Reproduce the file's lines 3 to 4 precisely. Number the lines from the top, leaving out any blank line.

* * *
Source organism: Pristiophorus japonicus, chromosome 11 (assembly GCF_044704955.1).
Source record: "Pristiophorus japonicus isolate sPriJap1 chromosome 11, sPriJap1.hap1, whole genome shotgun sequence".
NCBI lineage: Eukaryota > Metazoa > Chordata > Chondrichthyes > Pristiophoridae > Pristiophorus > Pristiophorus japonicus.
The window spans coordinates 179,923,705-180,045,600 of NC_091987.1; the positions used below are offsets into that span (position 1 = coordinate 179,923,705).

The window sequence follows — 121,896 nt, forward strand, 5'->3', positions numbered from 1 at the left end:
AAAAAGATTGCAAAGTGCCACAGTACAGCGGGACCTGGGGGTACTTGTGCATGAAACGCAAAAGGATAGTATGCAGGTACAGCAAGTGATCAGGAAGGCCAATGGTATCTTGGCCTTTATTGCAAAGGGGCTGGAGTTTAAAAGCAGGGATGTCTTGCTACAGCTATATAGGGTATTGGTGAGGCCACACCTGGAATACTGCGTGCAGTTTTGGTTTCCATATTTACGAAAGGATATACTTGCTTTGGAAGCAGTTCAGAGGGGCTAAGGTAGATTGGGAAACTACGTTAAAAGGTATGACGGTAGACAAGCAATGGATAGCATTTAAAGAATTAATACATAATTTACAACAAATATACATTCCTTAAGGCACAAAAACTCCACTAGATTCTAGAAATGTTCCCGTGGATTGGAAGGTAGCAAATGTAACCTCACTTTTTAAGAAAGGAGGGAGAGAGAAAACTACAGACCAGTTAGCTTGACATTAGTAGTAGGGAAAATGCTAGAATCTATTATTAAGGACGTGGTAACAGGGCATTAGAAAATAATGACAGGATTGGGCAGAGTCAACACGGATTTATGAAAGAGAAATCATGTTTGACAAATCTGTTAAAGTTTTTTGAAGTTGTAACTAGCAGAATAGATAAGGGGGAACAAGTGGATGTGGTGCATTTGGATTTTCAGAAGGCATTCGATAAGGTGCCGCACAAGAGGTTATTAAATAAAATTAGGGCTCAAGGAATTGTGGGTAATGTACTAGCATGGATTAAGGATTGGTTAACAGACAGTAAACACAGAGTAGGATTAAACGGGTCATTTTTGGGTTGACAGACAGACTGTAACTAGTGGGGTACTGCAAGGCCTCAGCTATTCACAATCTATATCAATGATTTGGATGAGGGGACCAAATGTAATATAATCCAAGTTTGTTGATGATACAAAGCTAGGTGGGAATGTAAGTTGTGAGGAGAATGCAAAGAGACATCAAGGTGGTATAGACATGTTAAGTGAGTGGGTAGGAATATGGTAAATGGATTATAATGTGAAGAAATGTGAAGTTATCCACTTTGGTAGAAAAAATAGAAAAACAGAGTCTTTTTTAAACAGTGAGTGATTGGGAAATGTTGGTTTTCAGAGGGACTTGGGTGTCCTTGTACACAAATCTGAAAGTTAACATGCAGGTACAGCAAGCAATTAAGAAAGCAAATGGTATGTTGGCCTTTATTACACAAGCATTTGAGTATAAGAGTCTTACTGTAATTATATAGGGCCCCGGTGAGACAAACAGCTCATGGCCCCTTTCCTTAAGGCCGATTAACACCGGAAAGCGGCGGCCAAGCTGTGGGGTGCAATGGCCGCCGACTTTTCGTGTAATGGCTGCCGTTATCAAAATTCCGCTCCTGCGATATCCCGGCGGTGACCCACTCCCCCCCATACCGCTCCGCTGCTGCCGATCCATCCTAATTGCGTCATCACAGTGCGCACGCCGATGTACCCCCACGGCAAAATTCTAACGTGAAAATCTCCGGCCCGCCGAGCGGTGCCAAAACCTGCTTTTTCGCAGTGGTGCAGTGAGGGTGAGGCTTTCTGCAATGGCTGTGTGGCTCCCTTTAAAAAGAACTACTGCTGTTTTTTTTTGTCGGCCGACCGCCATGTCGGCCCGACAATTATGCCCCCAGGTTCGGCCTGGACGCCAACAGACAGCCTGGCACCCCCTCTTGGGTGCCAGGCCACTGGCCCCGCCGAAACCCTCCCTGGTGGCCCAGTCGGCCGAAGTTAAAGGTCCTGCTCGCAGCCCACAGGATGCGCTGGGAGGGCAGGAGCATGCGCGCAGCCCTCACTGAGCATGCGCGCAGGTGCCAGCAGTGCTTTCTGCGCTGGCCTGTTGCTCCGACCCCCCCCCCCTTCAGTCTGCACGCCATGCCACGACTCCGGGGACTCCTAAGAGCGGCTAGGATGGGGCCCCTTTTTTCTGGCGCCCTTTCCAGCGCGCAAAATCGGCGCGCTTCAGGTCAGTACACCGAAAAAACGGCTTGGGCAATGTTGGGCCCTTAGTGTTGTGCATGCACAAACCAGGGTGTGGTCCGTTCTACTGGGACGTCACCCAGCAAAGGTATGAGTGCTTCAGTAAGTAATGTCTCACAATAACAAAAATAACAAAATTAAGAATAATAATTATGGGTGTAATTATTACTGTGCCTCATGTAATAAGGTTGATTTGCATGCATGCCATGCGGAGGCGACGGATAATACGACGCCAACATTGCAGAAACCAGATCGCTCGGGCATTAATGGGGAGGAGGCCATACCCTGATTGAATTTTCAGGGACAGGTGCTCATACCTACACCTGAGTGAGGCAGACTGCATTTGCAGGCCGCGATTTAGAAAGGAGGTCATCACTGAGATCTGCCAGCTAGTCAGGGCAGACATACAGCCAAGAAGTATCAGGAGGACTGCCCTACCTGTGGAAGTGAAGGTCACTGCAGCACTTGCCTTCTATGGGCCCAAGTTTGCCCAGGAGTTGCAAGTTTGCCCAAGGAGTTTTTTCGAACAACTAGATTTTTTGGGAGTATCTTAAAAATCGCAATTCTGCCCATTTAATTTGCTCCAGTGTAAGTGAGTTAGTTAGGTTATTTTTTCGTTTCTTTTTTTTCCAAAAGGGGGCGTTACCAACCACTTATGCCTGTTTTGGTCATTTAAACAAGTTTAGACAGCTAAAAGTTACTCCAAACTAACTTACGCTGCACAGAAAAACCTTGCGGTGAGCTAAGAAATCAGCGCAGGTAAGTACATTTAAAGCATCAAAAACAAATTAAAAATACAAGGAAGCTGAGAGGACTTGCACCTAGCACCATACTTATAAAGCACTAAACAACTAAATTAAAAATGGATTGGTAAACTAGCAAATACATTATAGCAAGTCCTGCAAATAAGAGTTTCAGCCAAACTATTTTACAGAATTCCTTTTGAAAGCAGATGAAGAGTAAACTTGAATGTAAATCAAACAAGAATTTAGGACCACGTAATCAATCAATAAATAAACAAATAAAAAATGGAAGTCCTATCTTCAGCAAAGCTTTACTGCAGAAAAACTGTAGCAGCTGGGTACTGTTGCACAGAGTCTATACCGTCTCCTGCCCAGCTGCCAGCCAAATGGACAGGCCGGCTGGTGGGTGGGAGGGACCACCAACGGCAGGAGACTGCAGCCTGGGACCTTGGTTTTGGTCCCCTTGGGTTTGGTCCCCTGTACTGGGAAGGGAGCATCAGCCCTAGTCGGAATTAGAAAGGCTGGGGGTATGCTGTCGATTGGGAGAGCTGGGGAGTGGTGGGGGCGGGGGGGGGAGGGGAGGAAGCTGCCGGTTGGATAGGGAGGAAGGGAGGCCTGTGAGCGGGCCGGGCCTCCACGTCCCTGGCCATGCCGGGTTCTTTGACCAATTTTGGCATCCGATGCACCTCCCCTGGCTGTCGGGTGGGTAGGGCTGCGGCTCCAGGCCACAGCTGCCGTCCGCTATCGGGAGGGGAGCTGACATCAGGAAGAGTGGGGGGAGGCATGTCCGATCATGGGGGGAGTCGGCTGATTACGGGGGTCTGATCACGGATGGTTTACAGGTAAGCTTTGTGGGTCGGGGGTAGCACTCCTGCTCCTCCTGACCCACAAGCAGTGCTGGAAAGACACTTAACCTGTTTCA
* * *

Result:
NCBI lineage: Eukaryota > Metazoa > Chordata > Chondrichthyes > Pristiophoridae > Pristiophorus > Pristiophorus japonicus.
The window spans coordinates 179,923,705-180,045,600 of NC_091987.1; the positions used below are offsets into that span (position 1 = coordinate 179,923,705).